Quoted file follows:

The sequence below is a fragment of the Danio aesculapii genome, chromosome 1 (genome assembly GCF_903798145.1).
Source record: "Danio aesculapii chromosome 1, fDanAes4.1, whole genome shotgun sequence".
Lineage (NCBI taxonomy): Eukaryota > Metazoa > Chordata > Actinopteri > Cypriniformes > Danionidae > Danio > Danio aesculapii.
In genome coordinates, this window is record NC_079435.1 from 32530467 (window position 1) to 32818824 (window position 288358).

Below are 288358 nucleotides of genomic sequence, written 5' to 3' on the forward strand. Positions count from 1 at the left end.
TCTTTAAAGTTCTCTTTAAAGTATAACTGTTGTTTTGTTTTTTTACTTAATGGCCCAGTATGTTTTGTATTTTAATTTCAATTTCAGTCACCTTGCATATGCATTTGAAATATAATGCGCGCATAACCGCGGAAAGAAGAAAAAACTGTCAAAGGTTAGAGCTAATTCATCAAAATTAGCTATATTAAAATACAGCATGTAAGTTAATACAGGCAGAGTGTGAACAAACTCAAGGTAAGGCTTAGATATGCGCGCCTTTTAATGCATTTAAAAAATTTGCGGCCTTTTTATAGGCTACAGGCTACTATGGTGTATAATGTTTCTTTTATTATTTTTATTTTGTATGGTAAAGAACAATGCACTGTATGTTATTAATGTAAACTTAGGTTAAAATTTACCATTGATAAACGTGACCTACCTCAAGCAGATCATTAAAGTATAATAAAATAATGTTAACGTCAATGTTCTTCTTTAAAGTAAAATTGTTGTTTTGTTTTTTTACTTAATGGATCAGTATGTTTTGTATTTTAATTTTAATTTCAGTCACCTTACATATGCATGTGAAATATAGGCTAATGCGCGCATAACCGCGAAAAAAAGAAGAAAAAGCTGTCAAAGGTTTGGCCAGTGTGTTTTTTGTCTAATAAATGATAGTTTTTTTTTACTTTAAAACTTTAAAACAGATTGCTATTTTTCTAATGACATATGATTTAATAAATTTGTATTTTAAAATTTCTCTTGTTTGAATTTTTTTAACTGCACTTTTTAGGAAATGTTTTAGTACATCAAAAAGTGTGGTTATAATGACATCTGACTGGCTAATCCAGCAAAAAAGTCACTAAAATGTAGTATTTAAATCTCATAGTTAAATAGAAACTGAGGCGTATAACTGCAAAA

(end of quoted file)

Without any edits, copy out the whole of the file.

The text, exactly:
The sequence below is a fragment of the Danio aesculapii genome, chromosome 1 (genome assembly GCF_903798145.1).
Source record: "Danio aesculapii chromosome 1, fDanAes4.1, whole genome shotgun sequence".
Lineage (NCBI taxonomy): Eukaryota > Metazoa > Chordata > Actinopteri > Cypriniformes > Danionidae > Danio > Danio aesculapii.
In genome coordinates, this window is record NC_079435.1 from 32530467 (window position 1) to 32818824 (window position 288358).

Below are 288358 nucleotides of genomic sequence, written 5' to 3' on the forward strand. Positions count from 1 at the left end.
TCTTTAAAGTTCTCTTTAAAGTATAACTGTTGTTTTGTTTTTTTACTTAATGGCCCAGTATGTTTTGTATTTTAATTTCAATTTCAGTCACCTTGCATATGCATTTGAAATATAATGCGCGCATAACCGCGGAAAGAAGAAAAAACTGTCAAAGGTTAGAGCTAATTCATCAAAATTAGCTATATTAAAATACAGCATGTAAGTTAATACAGGCAGAGTGTGAACAAACTCAAGGTAAGGCTTAGATATGCGCGCCTTTTAATGCATTTAAAAAATTTGCGGCCTTTTTATAGGCTACAGGCTACTATGGTGTATAATGTTTCTTTTATTATTTTTATTTTGTATGGTAAAGAACAATGCACTGTATGTTATTAATGTAAACTTAGGTTAAAATTTACCATTGATAAACGTGACCTACCTCAAGCAGATCATTAAAGTATAATAAAATAATGTTAACGTCAATGTTCTTCTTTAAAGTAAAATTGTTGTTTTGTTTTTTTACTTAATGGATCAGTATGTTTTGTATTTTAATTTTAATTTCAGTCACCTTACATATGCATGTGAAATATAGGCTAATGCGCGCATAACCGCGAAAAAAAGAAGAAAAAGCTGTCAAAGGTTTGGCCAGTGTGTTTTTTGTCTAATAAATGATAGTTTTTTTTTACTTTAAAACTTTAAAACAGATTGCTATTTTTCTAATGACATATGATTTAATAAATTTGTATTTTAAAATTTCTCTTGTTTGAATTTTTTTAACTGCACTTTTTAGGAAATGTTTTAGTACATCAAAAAGTGTGGTTATAATGACATCTGACTGGCTAATCCAGCAAAAAAGTCACTAAAATGTAGTATTTAAATCTCATAGTTAAATAGAAACTGAGGCGTATAACTGCAAAA